Military Backs ReformsBut the Military is too late for many of the soldiers that are already suffering from PTSD:
Most Of Task Force's Recommendations Adopted By Defense Department
The military will expand psychological screening for both new recruits and active-duty service members, and will make safeguarding mental health part of the core training for leaders, Defense Secretary Robert Gates' office told Congress in a report released Tuesday.
The report adopts nearly all of the recommendations sent to Gates in June by a Pentagon task force of mental health professionals, who called on the Defense Department to correct "fundamental weaknesses" in its approach to mental health or risk tragic social consequences. Those recommendations include improving access to care by hiring more mental health clinicians, "embedding" counselors in military units and primary-care clinics, and improving coordination between the military and the Department of Veterans Affairs.
But Gates' office cautioned that many of the reforms would take until May 2008 - or longer - to put into place, fueling concerns among some soldiers' and veterans' advocates that mental health problems and suicides among troops in Iraq will continue to climb.
Iraq Veteran Faces ChargesFor more information on PTSD:
MANCHESTER - Fresh off two, back-to-back tours in Iraq, a troubled Marine reservist faced a judge Wednesday on charges of pointing a loaded shotgun at his girlfriend and throwing a knife at her.
With "USMC" tattooed on his neck, Riaan Roberts, 25, of Chestnut Street, stood expressionless before the judge during his arraignment in Superior Court in Manchester.
The charges against him, which include first-degree reckless endangerment, second-degree unlawful restraint and third-degree assault, stem from a bizarre incident with his girlfriend early Tuesday. According to police, Roberts insulted the woman, threw a knife at her and pointed a loaded shotgun at her in their Manchester apartment where officers found three guns - two shotguns and a rifle - four knives and boxes of ammunition.
During the arraignment, prosecutor Anthony Spinella said he has sympathy for Roberts, but that Roberts was too unstable to be released from custody as a bail commissioner had recommended.snip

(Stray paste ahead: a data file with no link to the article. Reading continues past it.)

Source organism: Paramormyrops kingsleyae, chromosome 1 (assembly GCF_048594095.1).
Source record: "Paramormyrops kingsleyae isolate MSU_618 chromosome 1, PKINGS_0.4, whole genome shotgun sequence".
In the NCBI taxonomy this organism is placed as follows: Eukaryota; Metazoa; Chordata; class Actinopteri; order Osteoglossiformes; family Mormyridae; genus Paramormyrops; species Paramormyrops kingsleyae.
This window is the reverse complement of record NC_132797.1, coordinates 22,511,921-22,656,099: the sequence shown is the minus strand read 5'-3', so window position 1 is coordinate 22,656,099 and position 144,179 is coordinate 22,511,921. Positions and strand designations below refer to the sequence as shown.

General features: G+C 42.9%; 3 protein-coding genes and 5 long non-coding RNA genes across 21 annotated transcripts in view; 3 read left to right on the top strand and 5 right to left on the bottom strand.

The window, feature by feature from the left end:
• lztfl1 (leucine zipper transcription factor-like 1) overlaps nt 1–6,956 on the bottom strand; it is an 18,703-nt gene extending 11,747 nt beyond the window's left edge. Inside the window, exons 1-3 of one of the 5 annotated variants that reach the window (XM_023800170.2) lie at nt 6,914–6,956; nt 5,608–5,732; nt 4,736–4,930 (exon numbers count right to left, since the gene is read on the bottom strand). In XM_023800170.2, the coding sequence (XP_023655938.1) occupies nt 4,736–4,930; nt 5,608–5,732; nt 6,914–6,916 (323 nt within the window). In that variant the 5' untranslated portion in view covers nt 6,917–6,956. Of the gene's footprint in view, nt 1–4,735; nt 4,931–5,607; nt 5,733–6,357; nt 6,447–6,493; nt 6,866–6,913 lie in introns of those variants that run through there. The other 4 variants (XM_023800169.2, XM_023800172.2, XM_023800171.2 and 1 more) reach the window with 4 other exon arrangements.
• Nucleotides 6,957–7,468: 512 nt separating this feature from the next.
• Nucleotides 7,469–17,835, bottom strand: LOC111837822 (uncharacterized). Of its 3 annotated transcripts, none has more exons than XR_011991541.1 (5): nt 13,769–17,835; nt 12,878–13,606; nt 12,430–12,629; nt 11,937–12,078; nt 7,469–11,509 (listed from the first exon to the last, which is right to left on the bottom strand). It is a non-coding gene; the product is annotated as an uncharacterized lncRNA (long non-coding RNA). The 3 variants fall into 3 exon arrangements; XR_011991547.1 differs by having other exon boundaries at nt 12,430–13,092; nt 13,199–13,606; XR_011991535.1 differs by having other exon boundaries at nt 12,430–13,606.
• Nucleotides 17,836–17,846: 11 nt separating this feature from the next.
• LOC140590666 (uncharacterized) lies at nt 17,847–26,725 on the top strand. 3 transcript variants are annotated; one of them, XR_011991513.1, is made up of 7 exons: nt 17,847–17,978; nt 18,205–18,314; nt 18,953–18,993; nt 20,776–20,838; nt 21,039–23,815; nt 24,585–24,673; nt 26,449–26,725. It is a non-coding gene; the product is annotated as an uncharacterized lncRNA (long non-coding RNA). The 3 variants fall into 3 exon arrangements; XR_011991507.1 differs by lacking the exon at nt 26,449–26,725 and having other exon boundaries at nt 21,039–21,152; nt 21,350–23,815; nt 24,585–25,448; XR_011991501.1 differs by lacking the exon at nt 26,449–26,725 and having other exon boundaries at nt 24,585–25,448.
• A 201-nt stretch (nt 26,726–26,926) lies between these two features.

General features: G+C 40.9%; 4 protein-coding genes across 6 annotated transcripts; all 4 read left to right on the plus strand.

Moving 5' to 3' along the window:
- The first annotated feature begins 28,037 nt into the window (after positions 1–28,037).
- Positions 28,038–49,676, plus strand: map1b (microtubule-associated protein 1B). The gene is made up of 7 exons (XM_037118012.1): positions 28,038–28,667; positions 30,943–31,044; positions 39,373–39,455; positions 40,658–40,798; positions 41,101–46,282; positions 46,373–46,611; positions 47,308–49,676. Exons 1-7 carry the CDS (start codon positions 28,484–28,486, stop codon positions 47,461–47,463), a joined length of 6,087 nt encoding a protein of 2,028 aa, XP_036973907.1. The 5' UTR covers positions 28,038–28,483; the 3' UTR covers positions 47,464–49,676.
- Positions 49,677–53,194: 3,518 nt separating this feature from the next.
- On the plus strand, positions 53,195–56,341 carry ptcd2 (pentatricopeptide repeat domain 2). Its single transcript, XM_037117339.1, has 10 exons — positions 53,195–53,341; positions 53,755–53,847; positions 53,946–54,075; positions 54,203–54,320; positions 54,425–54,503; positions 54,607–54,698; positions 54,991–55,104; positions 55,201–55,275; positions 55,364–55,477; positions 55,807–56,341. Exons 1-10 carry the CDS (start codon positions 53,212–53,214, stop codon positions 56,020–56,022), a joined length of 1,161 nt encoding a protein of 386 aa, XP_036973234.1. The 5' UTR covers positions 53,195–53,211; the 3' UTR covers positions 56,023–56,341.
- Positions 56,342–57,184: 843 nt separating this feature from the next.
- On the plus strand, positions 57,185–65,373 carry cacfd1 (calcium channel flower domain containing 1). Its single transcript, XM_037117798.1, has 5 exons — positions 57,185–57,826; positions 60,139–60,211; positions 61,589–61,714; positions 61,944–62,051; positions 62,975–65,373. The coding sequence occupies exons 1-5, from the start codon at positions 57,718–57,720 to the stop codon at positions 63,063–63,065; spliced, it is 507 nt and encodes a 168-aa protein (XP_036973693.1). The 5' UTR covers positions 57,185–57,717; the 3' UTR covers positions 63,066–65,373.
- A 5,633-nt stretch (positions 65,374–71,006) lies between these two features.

McKinney later told police that Roberts has issues with civilian society and experiences flashbacks from Iraq. He recently told her he doesn't trust himself. She said he needs professional help for mental health issues but refuses to see anyone.
Also: See tessa's diary on "Veterans Committing Suicide"
Post Traumatic Stress Disorder (PTSD) became part of the American vocabulary after the Vietnam War as its affects on veterans became widely publicized. Now, a new generation of American veterans are again victims of PTSD. This series explores the impact of politics on the funding, diagnosis and treatment of veterans suffering from PTSD. It examines the propaganda used to justify a reduction in benefits to veterans with PTSD and the effort to redirect blame for the ravages of war to the soldiers themselves.
Part I: Stacking the Deck - With trillion dollar estimates for the Iraq war, the Administration looks to cut costs, eyeing treatment for the returning PTSD wounded veterans.
Part II: Ration & Redefine - Redefining PTSD and substance abuse as moral/spiritual failings opens the door to cheaper unregulated, unlicensed faith-based "treatments."
Part III: Malign & Slime - Propaganda is used to stigmatize veterans seeking help, reduce benefits to veterans with PTSD and to blame the soldiers for their own illness.PTSD Resources
And in comment from snorwich at the MLN x-post of this diary: "I just read a story in the Denver Post about a severely wounded vet who just killed somebody over a bag of dope. I will try to retieve the story; it was perfect for this diary." Tragically, snorwich may be correct.